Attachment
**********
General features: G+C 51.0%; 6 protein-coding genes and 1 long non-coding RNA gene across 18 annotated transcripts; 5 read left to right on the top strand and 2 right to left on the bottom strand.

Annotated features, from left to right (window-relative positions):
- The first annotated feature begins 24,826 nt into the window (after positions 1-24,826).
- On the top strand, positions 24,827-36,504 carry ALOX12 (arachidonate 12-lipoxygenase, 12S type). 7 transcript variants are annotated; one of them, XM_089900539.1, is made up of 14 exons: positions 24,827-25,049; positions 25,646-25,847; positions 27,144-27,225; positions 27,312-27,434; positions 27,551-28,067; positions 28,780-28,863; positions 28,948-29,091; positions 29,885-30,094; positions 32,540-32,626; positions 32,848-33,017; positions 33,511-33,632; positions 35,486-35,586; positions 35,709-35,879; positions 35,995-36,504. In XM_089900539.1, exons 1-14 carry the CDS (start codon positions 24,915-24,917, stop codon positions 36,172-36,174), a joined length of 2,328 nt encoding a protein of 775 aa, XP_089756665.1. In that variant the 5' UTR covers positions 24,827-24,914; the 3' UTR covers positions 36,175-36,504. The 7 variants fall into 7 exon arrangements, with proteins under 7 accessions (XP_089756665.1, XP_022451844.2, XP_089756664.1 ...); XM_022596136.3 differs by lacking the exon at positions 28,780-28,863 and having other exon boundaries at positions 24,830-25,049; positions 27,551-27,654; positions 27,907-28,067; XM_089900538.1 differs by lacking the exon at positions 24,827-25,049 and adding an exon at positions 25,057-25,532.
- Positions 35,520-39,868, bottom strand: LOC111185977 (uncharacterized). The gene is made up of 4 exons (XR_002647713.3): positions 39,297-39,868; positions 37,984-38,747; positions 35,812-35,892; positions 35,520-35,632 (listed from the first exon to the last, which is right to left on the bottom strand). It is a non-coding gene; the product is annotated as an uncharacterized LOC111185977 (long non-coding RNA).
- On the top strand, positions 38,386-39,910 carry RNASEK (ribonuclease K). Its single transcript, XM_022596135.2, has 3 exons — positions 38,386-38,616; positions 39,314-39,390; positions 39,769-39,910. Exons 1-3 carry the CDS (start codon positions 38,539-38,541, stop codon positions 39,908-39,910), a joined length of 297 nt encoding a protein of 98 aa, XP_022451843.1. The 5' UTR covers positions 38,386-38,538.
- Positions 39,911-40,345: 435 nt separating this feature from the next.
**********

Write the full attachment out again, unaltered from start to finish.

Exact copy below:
General features: G+C 51.0%; 6 protein-coding genes and 1 long non-coding RNA gene across 18 annotated transcripts; 5 read left to right on the top strand and 2 right to left on the bottom strand.

Annotated features, from left to right (window-relative positions):
- The first annotated feature begins 24,826 nt into the window (after positions 1-24,826).
- On the top strand, positions 24,827-36,504 carry ALOX12 (arachidonate 12-lipoxygenase, 12S type). 7 transcript variants are annotated; one of them, XM_089900539.1, is made up of 14 exons: positions 24,827-25,049; positions 25,646-25,847; positions 27,144-27,225; positions 27,312-27,434; positions 27,551-28,067; positions 28,780-28,863; positions 28,948-29,091; positions 29,885-30,094; positions 32,540-32,626; positions 32,848-33,017; positions 33,511-33,632; positions 35,486-35,586; positions 35,709-35,879; positions 35,995-36,504. In XM_089900539.1, exons 1-14 carry the CDS (start codon positions 24,915-24,917, stop codon positions 36,172-36,174), a joined length of 2,328 nt encoding a protein of 775 aa, XP_089756665.1. In that variant the 5' UTR covers positions 24,827-24,914; the 3' UTR covers positions 36,175-36,504. The 7 variants fall into 7 exon arrangements, with proteins under 7 accessions (XP_089756665.1, XP_022451844.2, XP_089756664.1 ...); XM_022596136.3 differs by lacking the exon at positions 28,780-28,863 and having other exon boundaries at positions 24,830-25,049; positions 27,551-27,654; positions 27,907-28,067; XM_089900538.1 differs by lacking the exon at positions 24,827-25,049 and adding an exon at positions 25,057-25,532.
- Positions 35,520-39,868, bottom strand: LOC111185977 (uncharacterized). The gene is made up of 4 exons (XR_002647713.3): positions 39,297-39,868; positions 37,984-38,747; positions 35,812-35,892; positions 35,520-35,632 (listed from the first exon to the last, which is right to left on the bottom strand). It is a non-coding gene; the product is annotated as an uncharacterized LOC111185977 (long non-coding RNA).
- On the top strand, positions 38,386-39,910 carry RNASEK (ribonuclease K). Its single transcript, XM_022596135.2, has 3 exons — positions 38,386-38,616; positions 39,314-39,390; positions 39,769-39,910. Exons 1-3 carry the CDS (start codon positions 38,539-38,541, stop codon positions 39,908-39,910), a joined length of 297 nt encoding a protein of 98 aa, XP_022451843.1. The 5' UTR covers positions 38,386-38,538.
- Positions 39,911-40,345: 435 nt separating this feature from the next.